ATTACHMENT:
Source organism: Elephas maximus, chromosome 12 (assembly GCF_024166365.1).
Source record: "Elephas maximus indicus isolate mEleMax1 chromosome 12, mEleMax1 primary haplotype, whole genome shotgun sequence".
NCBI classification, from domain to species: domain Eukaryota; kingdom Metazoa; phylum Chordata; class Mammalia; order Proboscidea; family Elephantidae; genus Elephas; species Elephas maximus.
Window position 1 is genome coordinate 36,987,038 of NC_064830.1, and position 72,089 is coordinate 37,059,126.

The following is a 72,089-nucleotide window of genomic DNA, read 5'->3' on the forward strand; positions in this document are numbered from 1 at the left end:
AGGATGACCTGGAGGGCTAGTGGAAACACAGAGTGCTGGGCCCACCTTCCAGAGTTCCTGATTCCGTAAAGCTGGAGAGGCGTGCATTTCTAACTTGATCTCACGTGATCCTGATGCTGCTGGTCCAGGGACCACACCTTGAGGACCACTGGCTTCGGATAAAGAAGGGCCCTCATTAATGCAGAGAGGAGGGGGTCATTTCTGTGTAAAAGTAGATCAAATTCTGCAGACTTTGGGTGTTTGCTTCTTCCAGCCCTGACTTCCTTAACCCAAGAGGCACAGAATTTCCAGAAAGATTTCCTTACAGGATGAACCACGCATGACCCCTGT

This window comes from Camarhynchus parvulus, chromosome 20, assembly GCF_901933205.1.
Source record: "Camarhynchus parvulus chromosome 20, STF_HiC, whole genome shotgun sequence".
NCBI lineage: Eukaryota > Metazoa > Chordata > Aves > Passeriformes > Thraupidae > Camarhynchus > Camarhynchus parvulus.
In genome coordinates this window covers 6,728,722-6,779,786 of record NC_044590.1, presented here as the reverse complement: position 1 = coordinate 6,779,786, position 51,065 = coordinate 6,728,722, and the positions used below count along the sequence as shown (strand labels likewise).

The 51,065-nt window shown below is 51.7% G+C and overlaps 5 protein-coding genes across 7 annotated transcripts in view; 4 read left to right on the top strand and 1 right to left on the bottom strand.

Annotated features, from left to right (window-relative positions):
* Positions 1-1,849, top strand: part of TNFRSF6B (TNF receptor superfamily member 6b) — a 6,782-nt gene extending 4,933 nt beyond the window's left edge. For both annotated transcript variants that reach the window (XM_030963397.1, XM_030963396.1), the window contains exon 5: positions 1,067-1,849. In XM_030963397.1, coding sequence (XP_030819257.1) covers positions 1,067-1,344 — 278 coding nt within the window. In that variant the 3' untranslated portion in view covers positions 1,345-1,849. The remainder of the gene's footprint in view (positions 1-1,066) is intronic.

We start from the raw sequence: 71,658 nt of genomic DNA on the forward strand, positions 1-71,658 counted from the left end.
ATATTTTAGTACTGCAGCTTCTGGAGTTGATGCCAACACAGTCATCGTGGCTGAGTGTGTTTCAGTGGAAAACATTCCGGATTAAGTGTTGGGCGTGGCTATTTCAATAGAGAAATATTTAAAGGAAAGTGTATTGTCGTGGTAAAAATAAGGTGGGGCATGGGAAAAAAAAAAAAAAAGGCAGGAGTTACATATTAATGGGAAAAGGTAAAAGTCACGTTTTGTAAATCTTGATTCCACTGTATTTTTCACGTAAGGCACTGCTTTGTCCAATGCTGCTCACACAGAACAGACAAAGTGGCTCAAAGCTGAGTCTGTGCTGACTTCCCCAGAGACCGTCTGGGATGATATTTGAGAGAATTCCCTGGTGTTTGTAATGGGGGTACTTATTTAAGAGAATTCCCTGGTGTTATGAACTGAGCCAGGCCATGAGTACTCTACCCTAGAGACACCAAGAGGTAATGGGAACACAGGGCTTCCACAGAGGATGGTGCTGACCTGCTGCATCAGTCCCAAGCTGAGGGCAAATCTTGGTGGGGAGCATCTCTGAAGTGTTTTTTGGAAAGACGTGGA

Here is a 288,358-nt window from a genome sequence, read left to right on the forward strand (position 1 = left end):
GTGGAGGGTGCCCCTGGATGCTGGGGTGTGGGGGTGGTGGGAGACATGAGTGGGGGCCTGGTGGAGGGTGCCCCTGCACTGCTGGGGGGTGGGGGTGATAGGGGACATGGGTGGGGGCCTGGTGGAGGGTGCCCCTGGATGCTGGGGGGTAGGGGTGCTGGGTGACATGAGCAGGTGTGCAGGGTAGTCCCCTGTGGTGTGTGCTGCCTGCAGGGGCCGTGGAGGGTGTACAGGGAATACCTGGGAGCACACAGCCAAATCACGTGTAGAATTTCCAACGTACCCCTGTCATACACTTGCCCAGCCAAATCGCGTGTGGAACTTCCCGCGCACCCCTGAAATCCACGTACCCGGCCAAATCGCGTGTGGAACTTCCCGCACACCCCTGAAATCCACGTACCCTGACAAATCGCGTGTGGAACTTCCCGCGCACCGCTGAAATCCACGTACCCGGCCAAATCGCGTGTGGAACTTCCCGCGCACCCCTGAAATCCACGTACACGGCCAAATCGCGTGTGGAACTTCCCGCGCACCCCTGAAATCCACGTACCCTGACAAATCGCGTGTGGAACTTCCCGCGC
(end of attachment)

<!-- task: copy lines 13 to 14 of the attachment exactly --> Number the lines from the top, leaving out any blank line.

* Positions 1-1,849, top strand: part of TNFRSF6B (TNF receptor superfamily member 6b) — a 6,782-nt gene extending 4,933 nt beyond the window's left edge. For both annotated transcript variants that reach the window (XM_030963397.1, XM_030963396.1), the window contains exon 5: positions 1,067-1,849. In XM_030963397.1, coding sequence (XP_030819257.1) covers positions 1,067-1,344 — 278 coding nt within the window. In that variant the 3' untranslated portion in view covers positions 1,345-1,849. The remainder of the gene's footprint in view (positions 1-1,066) is intronic.

We start from the raw sequence: 71,658 nt of genomic DNA on the forward strand, positions 1-71,658 counted from the left end.